Using Metaphors as a Clinical Tool

Metaphors have been used in various forms of psychotherapy for decades and for good reason. They are a memorable and effective way of helping to solidify and make concrete the many facets of what it means to be human, and can help patients understand the meaning and consequences of their behavior.

Studies show that when metaphors are used in therapy, patients rate sessions both more memorable and more helpful. Metaphors were particularly effective when clients were asked to participate in developing and describing them in relation to their circumstances.

Here are a few of the reasons metaphors are such a useful clinical tool:

Metaphors Can Make Abstract Concepts Concrete.

A good metaphor offers a more concrete way of experiencing what might otherwise feel abstract. Whether a patient is in the midst of a break-up, having difficulty breaking addictive behaviors or unhealthy habits, buried in debt, grieving the loss of a loved one or simply feeling stuck—metaphor can help them view their challenges with a certain level of objectivity, which facilitates the ability to make sense of things.

Metaphors Remind Patients That There is No Experience, No Matter How Painful, That is Unique to Them Alone.

If you’ve worked with metaphors in clinical settings for long enough, you likely find yourself coming back to some of the same ones because the issues patients tend to present with in therapy are often symptoms of a set of common core human afflictions. Difficulty tolerating uncertainy, emotion regulation issues and fear of failure are just a few of those things that lead clients down the rabbit hole of avoidant and maladaptive coping behaviors.

The practice of working with metaphors is a subtle way of reminding patients that they are not alone. The fact that one particular metaphor is often used over and over again with a range of clients is itself a testament to the commonality of many human afflictions.

When using a particular metaphor, it may be clinically useful to remind clients that the metaphor presented has been used in therapy before and will likely be used again. This approach serves as a way of reminding the patient that they are not the first, nor will we they be the last, to experience this particular brand of hardship.

Be careful not to invalidate the clients here; this practice is not meant to take away from the weight of their suffering nor to tell them “this is normal, get over it.” It is simply to remind them that they are not alone.

The awareness that all humans suffer makes space for the client to approach her situation with awareness of the interconnectedness of all beings. When she does this, she shifts out of a painful, self-centered perspective in which her suffering is often compounded by judgments around unfairness, isolation, self-pity and shame.

Metaphors Have the Power to Prompt Feelings, Facilitating a Level of Emotional Contact That the Client May Otherwise Avoid. 

Metaphors are not just ideas; much of their clinical relevance is in the fact that they also have the power to invoke feelings that the client might otherwise choose to ignore or shy away from in a session.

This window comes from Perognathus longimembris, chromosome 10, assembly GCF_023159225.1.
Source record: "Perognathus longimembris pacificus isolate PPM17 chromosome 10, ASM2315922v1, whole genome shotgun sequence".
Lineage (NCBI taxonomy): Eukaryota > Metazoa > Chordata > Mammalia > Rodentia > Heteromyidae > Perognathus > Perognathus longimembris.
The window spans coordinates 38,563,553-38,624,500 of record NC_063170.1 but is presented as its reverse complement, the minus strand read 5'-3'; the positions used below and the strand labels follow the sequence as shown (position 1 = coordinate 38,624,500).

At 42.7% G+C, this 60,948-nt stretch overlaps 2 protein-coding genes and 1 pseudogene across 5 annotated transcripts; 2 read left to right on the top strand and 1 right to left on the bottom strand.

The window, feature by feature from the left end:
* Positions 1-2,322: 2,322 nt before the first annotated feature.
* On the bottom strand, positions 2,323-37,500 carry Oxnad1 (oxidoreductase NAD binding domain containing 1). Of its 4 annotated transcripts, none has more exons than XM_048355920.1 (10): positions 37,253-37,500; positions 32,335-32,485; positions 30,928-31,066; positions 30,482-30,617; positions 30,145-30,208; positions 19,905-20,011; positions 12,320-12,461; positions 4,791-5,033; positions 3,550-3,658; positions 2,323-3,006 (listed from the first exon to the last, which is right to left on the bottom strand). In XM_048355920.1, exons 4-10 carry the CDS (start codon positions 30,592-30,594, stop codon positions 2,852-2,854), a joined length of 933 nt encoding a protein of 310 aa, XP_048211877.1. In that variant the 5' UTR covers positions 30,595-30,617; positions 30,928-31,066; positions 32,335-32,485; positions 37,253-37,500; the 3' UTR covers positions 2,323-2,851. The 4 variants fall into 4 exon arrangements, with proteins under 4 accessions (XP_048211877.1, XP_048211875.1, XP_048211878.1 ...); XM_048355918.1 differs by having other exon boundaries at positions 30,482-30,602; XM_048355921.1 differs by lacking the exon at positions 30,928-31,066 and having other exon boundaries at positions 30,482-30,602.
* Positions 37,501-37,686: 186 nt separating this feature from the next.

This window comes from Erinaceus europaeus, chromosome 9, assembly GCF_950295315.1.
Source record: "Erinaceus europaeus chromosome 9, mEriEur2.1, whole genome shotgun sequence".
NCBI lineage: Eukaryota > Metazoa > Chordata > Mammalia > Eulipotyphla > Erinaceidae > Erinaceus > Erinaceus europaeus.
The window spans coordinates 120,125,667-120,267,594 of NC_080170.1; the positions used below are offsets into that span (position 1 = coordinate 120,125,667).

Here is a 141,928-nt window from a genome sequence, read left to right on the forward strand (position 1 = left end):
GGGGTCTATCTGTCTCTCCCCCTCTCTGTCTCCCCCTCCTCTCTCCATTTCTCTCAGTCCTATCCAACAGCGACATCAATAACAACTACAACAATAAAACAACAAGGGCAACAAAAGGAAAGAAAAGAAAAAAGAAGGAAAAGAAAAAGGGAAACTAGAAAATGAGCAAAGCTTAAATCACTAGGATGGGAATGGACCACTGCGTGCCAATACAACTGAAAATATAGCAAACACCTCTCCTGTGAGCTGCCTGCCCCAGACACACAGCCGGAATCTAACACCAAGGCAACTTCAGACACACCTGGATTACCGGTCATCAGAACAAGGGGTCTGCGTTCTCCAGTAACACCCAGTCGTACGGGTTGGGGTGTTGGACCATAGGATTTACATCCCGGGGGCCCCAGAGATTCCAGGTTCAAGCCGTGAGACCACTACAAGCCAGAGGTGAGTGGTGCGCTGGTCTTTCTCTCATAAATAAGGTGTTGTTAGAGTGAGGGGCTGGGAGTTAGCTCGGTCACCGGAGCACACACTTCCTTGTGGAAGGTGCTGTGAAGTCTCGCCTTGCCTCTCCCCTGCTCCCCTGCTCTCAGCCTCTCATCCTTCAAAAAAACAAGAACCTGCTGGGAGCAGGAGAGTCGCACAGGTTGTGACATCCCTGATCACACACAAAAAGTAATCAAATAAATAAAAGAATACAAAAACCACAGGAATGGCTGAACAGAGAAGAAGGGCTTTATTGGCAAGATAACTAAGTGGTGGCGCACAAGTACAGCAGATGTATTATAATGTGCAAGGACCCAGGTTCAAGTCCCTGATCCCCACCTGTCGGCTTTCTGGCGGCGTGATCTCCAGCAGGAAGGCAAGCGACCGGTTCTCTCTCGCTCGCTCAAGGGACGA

Particularly when exploring an especially challenging life issue, metaphors can prompt intense emotional reactions. This presents a golden opportunity for the patient to learn new ways of dealing with or approaching difficult internal experiences. The clinician might guide the clients toward a more self-compassionate stance, for example, or remind them that, in this moment, they are safe to feel what they are feeling. A skilled clinician provides a safe space in which clients can either choose to move toward or back away from what comes up.

Metaphors Can Facilitate the Process of Learning to Shift Flexibly Between Perspectives.

Science has proven that being “psychologically flexible” is fundamental to well-being. One aspect of what this expression means is that we’re able to shift from one perspective to another; a core skill for qualities like compassion and empathy.

When we look at aspects of our lives through metaphor, we’re stepping back and seeing things from a new perspective. We are no longer caught up inside the content of our minds or lives, rather we are observers.

This ability to step back is one of the core skills of mindfulness, which has been increasingly supported through research in recent years and proven to provide a host of mental health benefits. It can be trained through practices like meditation, charitable behavior, lovingkindness meditation, compassionate mind training and more.

Metaphors are powerful tools but they take practice to utilize in sessions. They can be found in clinical texts, created in an improvisational fashion or generated through the appropriate use of cards, such as tarot.

Whichever approach you choose, remember to be flexible and willing to make mistakes. If a chosen metaphor does not resonate with a client, that’s okay. Finding effective metaphors—like therapy—is a collaborative process and creates an opportunity for the patient to learn more about her experience in the process.

Using Metaphors as a Clinical Tool

Jessica Dore

Jessica Dore is a behavioral science and spirituality writer with several years of experience in clinical psychology publishing. She blogs weekly about tarot cards and psychology on her website In her free time, she is a devoted ashtanga yoga practitioner, food enthusiast, and DJ. Follow her on twitter @realJessicaDore.


APA Reference
Dore, J. (2017). Using Metaphors as a Clinical Tool. Psych Central. Retrieved on October 29, 2020, from


Scientifically Reviewed
Last updated: 22 Jun 2017
Last reviewed: By John M. Grohol, Psy.D. on 22 Jun 2017
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